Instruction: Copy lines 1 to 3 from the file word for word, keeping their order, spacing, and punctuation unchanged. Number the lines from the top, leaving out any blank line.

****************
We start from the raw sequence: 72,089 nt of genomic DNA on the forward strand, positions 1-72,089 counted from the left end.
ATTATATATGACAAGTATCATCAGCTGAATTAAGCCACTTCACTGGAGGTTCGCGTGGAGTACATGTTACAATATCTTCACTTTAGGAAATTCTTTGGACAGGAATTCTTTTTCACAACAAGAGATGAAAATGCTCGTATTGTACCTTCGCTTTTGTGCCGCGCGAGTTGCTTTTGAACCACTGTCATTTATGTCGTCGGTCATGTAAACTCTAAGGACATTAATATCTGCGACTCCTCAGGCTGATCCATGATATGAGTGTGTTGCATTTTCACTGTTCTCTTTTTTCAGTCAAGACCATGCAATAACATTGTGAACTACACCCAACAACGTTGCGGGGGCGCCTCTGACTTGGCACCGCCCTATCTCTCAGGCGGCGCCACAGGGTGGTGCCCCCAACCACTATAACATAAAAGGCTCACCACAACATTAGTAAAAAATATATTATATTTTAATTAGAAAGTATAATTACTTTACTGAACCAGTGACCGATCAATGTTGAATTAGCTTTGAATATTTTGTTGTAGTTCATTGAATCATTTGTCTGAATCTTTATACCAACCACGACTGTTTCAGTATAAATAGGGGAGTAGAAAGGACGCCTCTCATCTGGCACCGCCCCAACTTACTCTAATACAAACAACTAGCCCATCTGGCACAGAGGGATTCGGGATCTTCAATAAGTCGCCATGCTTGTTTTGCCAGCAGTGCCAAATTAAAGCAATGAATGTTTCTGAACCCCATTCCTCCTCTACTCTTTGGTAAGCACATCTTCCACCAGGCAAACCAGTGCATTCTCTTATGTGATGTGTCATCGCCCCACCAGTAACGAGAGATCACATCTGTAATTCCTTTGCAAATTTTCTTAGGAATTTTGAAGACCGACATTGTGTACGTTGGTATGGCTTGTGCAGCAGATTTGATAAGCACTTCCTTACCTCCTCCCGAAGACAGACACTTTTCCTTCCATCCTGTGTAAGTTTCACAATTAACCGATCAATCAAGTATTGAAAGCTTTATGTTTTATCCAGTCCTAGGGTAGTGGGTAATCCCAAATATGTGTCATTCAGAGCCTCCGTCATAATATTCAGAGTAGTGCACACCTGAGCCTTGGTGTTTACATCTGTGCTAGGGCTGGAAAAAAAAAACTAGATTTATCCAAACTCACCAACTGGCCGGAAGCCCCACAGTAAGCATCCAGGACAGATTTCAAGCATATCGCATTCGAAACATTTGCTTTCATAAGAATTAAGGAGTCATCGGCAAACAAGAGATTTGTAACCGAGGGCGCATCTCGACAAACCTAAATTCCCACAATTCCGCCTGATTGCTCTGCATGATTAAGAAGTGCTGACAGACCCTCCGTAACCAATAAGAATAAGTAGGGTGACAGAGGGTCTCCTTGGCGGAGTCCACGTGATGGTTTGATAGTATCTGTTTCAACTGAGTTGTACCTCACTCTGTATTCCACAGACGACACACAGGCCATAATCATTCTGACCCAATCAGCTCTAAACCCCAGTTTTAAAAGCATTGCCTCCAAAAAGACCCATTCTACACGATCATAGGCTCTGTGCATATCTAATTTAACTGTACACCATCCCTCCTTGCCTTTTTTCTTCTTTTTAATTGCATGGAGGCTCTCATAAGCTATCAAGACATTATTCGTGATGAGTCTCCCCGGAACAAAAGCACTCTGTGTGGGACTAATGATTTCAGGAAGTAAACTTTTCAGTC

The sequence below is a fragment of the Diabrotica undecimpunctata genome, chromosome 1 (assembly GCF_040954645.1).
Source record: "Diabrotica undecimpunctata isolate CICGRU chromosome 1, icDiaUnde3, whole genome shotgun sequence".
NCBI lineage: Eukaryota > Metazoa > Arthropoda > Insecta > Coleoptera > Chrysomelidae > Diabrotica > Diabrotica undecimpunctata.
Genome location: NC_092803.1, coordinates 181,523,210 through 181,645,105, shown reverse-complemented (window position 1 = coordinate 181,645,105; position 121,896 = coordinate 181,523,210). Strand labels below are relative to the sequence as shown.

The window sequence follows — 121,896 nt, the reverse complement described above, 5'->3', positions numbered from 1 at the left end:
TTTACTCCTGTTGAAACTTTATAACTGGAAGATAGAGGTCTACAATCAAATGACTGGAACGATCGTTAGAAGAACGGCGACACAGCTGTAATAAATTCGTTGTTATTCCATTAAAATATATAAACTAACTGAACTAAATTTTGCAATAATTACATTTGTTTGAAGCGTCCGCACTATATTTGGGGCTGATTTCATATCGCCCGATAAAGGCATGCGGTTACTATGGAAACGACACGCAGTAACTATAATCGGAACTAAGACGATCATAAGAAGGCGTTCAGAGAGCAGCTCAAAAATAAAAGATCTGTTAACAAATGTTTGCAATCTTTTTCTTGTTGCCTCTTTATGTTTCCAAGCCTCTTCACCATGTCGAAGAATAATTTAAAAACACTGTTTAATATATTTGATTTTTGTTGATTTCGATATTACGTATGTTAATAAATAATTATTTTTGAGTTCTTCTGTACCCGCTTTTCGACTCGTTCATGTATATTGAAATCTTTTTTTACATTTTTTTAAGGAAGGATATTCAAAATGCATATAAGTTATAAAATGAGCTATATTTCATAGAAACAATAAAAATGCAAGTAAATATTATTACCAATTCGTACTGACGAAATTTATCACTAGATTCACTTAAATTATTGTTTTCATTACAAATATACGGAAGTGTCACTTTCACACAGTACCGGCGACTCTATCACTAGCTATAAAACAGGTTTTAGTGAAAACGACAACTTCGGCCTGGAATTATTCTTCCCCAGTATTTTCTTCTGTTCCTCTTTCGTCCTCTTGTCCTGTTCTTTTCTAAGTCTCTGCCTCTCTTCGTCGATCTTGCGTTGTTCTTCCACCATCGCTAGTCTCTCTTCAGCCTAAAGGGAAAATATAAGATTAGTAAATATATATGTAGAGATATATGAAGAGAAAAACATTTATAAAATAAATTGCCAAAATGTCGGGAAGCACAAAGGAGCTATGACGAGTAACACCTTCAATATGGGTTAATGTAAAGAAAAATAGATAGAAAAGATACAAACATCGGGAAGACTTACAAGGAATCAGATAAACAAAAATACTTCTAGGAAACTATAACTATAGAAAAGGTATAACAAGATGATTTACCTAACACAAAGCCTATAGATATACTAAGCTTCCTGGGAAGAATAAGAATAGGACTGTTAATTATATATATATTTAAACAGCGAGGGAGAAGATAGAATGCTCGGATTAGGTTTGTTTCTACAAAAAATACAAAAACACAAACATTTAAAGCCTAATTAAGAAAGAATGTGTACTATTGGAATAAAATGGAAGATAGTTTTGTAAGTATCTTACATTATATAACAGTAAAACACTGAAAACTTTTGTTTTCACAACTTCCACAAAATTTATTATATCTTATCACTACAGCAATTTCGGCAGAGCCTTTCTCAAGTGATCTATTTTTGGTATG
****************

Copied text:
We start from the raw sequence: 72,089 nt of genomic DNA on the forward strand, positions 1-72,089 counted from the left end.
ATTATATATGACAAGTATCATCAGCTGAATTAAGCCACTTCACTGGAGGTTCGCGTGGAGTACATGTTACAATATCTTCACTTTAGGAAATTCTTTGGACAGGAATTCTTTTTCACAACAAGAGATGAAAATGCTCGTATTGTACCTTCGCTTTTGTGCCGCGCGAGTTGCTTTTGAACCACTGTCATTTATGTCGTCGGTCATGTAAACTCTAAGGACATTAATATCTGCGACTCCTCAGGCTGATCCATGATATGAGTGTGTTGCATTTTCACTGTTCTCTTTTTTCAGTCAAGACCATGCAATAACATTGTGAACTACACCCAACAACGTTGCGGGGGCGCCTCTGACTTGGCACCGCCCTATCTCTCAGGCGGCGCCACAGGGTGGTGCCCCCAACCACTATAACATAAAAGGCTCACCACAACATTAGTAAAAAATATATTATATTTTAATTAGAAAGTATAATTACTTTACTGAACCAGTGACCGATCAATGTTGAATTAGCTTTGAATATTTTGTTGTAGTTCATTGAATCATTTGTCTGAATCTTTATACCAACCACGACTGTTTCAGTATAAATAGGGGAGTAGAAAGGACGCCTCTCATCTGGCACCGCCCCAACTTACTCTAATACAAACAACTAGCCCATCTGGCACAGAGGGATTCGGGATCTTCAATAAGTCGCCATGCTTGTTTTGCCAGCAGTGCCAAATTAAAGCAATGAATGTTTCTGAACCCCATTCCTCCTCTACTCTTTGGTAAGCACATCTTCCACCAGGCAAACCAGTGCATTCTCTTATGTGATGTGTCATCGCCCCACCAGTAACGAGAGATCACATCTGTAATTCCTTTGCAAATTTTCTTAGGAATTTTGAAGACCGACATTGTGTACGTTGGTATGGCTTGTGCAGCAGATTTGATAAGCACTTCCTTACCTCCTCCCGAAGACAGACACTTTTCCTTCCATCCTGTGTAAGTTTCACAATTAACCGATCAATCAAGTATTGAAAGCTTTATGTTTTATCCAGTCCTAGGGTAGTGGGTAATCCCAAATATGTGTCATTCAGAGCCTCCGTCATAATATTCAGAGTAGTGCACACCTGAGCCTTGGTGTTTACATCTGTGCTAGGGCTGGAAAAAAAAAACTAGATTTATCCAAACTCACCAACTGGCCGGAAGCCCCACAGTAAGCATCCAGGACAGATTTCAAGCATATCGCATTCGAAACATTTGCTTTCATAAGAATTAAGGAGTCATCGGCAAACAAGAGATTTGTAACCGAGGGCGCATCTCGACAAACCTAAATTCCCACAATTCCGCCTGATTGCTCTGCATGATTAAGAAGTGCTGACAGACCCTCCGTAACCAATAAGAATAAGTAGGGTGACAGAGGGTCTCCTTGGCGGAGTCCACGTGATGGTTTGATAGTATCTGTTTCAACTGAGTTGTACCTCACTCTGTATTCCACAGACGACACACAGGCCATAATCATTCTGACCCAATCAGCTCTAAACCCCAGTTTTAAAAGCATTGCCTCCAAAAAGACCCATTCTACACGATCATAGGCTCTGTGCATATCTAATTTAACTGTACACCATCCCTCCTTGCCTTTTTTCTTCTTTTTAATTGCATGGAGGCTCTCATAAGCTATCAAGACATTATTCGTGATGAGTCTCCCCGGAACAAAAGCACTCTGTGTGGGACTAATGATTTCAGGAAGTAAACTTTTCAGTC

The sequence below is a fragment of the Diabrotica undecimpunctata genome, chromosome 1 (assembly GCF_040954645.1).